How to Code Arduinos




So I was looking through the help section of the community when I noticed some people where having trouble with coding Arduinos, so I'm making this to help.

For this Instructable you will need:


Arduino IDE

Some parts of this may be different for 3.3v Arduinos, i use a 5v Arduino so i will be teaching according to that.

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Step 1: Input Commands

Here where gonna look at Input Commands. There are two main types of pins on the Arduino, Digital I/O(Input/Output) and Analog Input, the Digital pins can be both Inputs and Outputs, and the Analog pins are special inputs that can detect the current Voltage.


Before we can use any sensors or actuators we need to tell the Arduino what pins they are on.

int sensorPin = A1;

Void setup(){
pinMode(sensorPin, INPUT);

This tells the Arduino that there is a input on pin sensorPin, which is a integer standing for the number A1. The reason we do this is because if we need to change the pin number for some reason, we can change it in the one place at the top instead of going trough the entire code and having to change the number every time its referenced.This command goes in Void setup, most commands go in Void loop so put them there unless told otherwise.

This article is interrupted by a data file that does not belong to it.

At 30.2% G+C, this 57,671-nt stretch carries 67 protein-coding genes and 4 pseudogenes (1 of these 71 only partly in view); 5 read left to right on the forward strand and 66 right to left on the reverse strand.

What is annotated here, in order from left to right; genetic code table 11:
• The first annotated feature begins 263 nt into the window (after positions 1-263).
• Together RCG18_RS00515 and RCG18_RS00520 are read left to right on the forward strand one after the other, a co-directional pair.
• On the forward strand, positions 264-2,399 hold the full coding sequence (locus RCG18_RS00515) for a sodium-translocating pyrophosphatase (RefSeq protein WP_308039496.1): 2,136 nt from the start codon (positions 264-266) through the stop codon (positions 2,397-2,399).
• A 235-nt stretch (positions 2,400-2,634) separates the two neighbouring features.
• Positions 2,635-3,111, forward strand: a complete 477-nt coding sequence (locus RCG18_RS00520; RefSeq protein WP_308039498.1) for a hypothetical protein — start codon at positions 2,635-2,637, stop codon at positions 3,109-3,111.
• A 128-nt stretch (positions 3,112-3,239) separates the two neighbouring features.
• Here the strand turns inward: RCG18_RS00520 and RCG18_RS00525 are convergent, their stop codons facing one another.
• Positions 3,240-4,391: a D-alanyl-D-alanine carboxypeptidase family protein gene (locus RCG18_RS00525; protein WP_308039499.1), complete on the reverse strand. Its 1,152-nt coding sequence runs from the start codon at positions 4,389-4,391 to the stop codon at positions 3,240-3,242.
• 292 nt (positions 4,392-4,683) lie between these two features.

Digital Read

This is the most basic way to input into a Arduino. The signal well either be On or Off, this is used for detecting the state of a light switch or button. Here is how to use it.

int DsensorVal = digitalRead(DsensorPin);

This assigns int DsensorVal to equal what DsensorPin is picking up. In this case it will be a 1 or 0, On or Off.

Analog Read

The Analog Read command is for detecting voltage on one of the Analog pins of the Arduino. This is used to connect to any sensor that gives off a voltage as data, such as a Light Dependent Resister, Trimmer pot, some Temperature sensors, etc.

Int AsensorVal = analogRead(AsensorPin);

This assigns int AsensorVal to the voltage on AsensorPin. this will be a value between 0 and 1023, according to a voltage between 0 and 5 volts, ex. 1.25v = 256, 2.5v = 512, 3.25v = 768.

We'll see how to use these in the Next Step.

Step 2: How to Use Input Values

Now that we have values from our sensors lets see how to use them.


Yes i said IF, the IF command is the most important command of all. It is the main bridge between our actuators and sensors. Here's how it's used.

if (a == b){
action here(We'll discuss this in the next step)

The brackets is where we will place the code we want to run. The == means equal to, this has to be two equals because only one would make a = b and make it always true. The == can be replaced any one of the following,

  • != not equal
  • > greater then
  • < less then
  • >= greater then or equal to
  • <= less then or equal to